The Art and Technique of HBCU

Look around in the stands at a halftime show pitting two Historically Black Colleges and Universities against each other, and you won’t see many people headed to the concessions stands or bathroom. on the contrary, you’ll see waves of audience members on their feet—clapping, singing, screaming and dancing along to the beat. find out some of the inside secrets that make these HBCU bands so entertaining and unforgettable.

Photo courtesy of American Honda Motor Co.

Imagine a football stadium with more than 65,000 fans cheering and dancing their hearts out. No, it’s not the latest Madonna or Miley Cyrus concert. It’s not the Super Bowl, and it’s not the Drum Corps International World Championships. It’s the annual Honda Battle of the Bands, held for the past several years at the Atlanta Georgia Dome in January. This marching band exhibition showcases some of the top bands from Historically Black Colleges and Universities (HBCU).

With the long tweet of a whistle, the show begins, and soon the first band steps off to the roar of the crowd with its high-energy performance. But what is it that makes HBCU bands so entertaining to young and old, despite ethnicity and whether viewers have a musical background or not?

There’s one word that comes up over and over again among HBCU band directors: “flashy.” Everything from movement and drill to uniforms (read “A Flare for Fashion”) and instrumentation add flare to these bands’ performances.

High Steppin’ Energy

First off, HBCU bands use a traditional high-step marching style, lifting the knees to 90-degree angles. This type of marching originated with schools in the Big Ten conference, primarily in the Midwest, where many band directors received their graduate and Ph.D. degrees.

“It’s more of a digging-in marching style where we snap our legs up and down when our feet hit the ground,” says Lawrence Jackson, director of bands at Southern University in Baton Rouge, La., home of the Human Jukebox marching band. “In the traditional marching style, the ball of the foot hits the ground first as opposed to the corps style where the heel of the foot touches the yard line first.”

Also similar to Big Ten bands, HBCU bands emphasize turns by making right or left flanks with full 270-degree spins.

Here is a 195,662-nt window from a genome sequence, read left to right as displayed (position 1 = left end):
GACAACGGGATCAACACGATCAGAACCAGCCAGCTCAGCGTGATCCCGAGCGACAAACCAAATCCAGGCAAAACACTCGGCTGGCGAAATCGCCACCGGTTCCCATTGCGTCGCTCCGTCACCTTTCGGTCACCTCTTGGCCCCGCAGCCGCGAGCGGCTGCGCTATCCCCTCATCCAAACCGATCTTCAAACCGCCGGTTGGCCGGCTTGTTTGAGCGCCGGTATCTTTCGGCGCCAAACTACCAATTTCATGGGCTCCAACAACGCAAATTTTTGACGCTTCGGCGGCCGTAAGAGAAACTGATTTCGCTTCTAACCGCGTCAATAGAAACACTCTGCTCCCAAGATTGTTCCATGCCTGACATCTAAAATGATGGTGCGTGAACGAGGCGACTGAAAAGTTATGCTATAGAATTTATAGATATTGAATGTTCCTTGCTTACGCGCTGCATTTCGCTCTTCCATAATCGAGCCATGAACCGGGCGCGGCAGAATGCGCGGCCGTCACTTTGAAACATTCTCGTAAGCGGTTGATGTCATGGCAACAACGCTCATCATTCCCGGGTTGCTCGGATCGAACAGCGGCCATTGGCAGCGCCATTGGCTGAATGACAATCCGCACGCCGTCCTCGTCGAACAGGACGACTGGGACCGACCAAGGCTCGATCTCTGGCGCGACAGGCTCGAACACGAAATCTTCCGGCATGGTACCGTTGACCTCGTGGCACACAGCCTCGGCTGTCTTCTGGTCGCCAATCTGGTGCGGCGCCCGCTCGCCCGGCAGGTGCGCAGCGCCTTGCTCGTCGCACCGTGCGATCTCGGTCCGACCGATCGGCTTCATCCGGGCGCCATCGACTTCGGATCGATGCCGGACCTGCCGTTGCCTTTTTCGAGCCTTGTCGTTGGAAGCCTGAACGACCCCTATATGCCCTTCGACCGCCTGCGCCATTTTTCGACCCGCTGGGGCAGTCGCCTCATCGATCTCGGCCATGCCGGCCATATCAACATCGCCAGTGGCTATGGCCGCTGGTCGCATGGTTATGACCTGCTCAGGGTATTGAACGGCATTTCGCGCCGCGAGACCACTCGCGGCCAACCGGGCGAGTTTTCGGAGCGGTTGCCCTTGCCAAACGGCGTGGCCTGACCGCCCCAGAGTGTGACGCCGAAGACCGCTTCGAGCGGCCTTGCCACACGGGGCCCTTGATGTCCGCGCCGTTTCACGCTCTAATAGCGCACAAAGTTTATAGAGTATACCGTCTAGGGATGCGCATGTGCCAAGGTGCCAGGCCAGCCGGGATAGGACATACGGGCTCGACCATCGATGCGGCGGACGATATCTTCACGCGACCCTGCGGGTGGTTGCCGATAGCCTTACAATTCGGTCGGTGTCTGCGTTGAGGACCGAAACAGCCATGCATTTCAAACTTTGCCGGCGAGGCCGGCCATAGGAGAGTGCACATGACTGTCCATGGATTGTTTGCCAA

However, HBCU bands take these traditional marching styles to a new level. Heads bob, arms swing, instruments get thrown in the air, and every movement accents the rhythm.

Special instrument carriage allows the band to incorporate movement from head to toe. “The angle of instrument may be different because many corpsstyle bands keep them pointed directly to the front whereas we have a 45-degree instrument [and head] swing while we’re playing,” says Dr. Julian White, director of bands and chairman of the music department at Florida A&M University in Tallahassee. He calls this technique, “riding the arc.”

In addition, many HBCU bands carry percussion instruments on slings and straps instead of using stiffer front-facing drum carriers. Snare drums are positioned down and tilted against the left leg instead of directly in front.

“The snare drum moves with the left leg, so you get the kind of instrument movement that corresponds with the left leg, and that gives kind of a flashy appearance,” White says.

Looser instrument holds also allow an HBCU band to incorporate the most unforgettable part of its show: the dance routine.

“For bass drums, most of the HBCU schools are still using bass drum straps because they’re more flexible and move around a lot,” says Johnny Lee Lane, director of education at Remo Inc., whose background includes writing many of the percussion cadences still being used by HBCU bands today. “When they have dance routines, [the drums] tilt, they move. Some bands disconnect them really fast.”

From the Dance Floor to the Field

Throughout their halftime shows and even in their stand music, HBCU bands incorporate the latest popular tunes. “HBCU schools spiced up the music,” Jackson says. “We do routines to popular music, music that you hear on television, on the radio, now. We have arrangers on the staff as opposed to buying stock arrangement, so it really fits what we are doing on the field.”

Bands are particularly careful to make the tunes highly recognizable. “Every detail of the music—whether it’s a classical ballad, rhythm and blues, pop tune or hip hop—every facet is particularly written, and we try to sound like the CD,” Jackson says.

And while some HBCU bands mix in traditional marches on the field, almost all of them break into full dance routines at the climax of their shows. They typically choreograph closely with the school’s dance group and perform the latest dance songs, from Chubby Checker’s “The Twist” in the 1960s to the electric slide in the ’70s to today’s hip hop.

“You’re like putting on a stage show, a musical,” Jackson says. “We have high-powered entertainment throughout.”

According to Dr. Larry J. Pannell, music department chair and director of bands at Grambling State University, dance routines have always been a part of the Black culture dating back to the days of The Cotton Club, a New York nightclub popular during Prohibition, and watching Count Basie. “It’s a byproduct of that; it moved from the nightclub to the football field,” Pannell says. “As you do the dance steps throughout the years, the crowd understands the music, and they understand the dance steps, and it adds a flare to it.”